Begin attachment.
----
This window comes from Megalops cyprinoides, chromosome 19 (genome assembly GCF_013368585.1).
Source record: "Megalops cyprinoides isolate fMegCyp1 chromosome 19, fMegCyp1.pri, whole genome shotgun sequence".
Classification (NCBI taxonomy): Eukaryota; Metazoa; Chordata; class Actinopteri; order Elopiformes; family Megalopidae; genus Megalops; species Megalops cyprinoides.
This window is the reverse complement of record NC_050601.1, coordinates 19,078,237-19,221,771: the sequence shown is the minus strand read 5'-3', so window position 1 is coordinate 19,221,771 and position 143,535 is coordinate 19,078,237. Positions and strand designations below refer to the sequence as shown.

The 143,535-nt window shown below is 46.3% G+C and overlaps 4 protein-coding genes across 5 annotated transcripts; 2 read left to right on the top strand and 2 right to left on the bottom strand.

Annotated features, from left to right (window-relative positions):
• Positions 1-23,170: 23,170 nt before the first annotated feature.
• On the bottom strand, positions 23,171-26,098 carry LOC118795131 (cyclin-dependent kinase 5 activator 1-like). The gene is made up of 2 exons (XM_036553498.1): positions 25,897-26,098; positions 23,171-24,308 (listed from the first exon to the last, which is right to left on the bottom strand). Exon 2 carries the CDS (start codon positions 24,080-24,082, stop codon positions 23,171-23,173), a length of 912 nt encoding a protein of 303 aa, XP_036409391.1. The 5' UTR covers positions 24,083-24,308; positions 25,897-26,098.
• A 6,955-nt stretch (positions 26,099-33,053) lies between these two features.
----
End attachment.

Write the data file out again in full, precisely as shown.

This window comes from Megalops cyprinoides, chromosome 19 (genome assembly GCF_013368585.1).
Source record: "Megalops cyprinoides isolate fMegCyp1 chromosome 19, fMegCyp1.pri, whole genome shotgun sequence".
Classification (NCBI taxonomy): Eukaryota; Metazoa; Chordata; class Actinopteri; order Elopiformes; family Megalopidae; genus Megalops; species Megalops cyprinoides.
This window is the reverse complement of record NC_050601.1, coordinates 19,078,237-19,221,771: the sequence shown is the minus strand read 5'-3', so window position 1 is coordinate 19,221,771 and position 143,535 is coordinate 19,078,237. Positions and strand designations below refer to the sequence as shown.

The 143,535-nt window shown below is 46.3% G+C and overlaps 4 protein-coding genes across 5 annotated transcripts; 2 read left to right on the top strand and 2 right to left on the bottom strand.

Annotated features, from left to right (window-relative positions):
• Positions 1-23,170: 23,170 nt before the first annotated feature.
• On the bottom strand, positions 23,171-26,098 carry LOC118795131 (cyclin-dependent kinase 5 activator 1-like). The gene is made up of 2 exons (XM_036553498.1): positions 25,897-26,098; positions 23,171-24,308 (listed from the first exon to the last, which is right to left on the bottom strand). Exon 2 carries the CDS (start codon positions 24,080-24,082, stop codon positions 23,171-23,173), a length of 912 nt encoding a protein of 303 aa, XP_036409391.1. The 5' UTR covers positions 24,083-24,308; positions 25,897-26,098.
• A 6,955-nt stretch (positions 26,099-33,053) lies between these two features.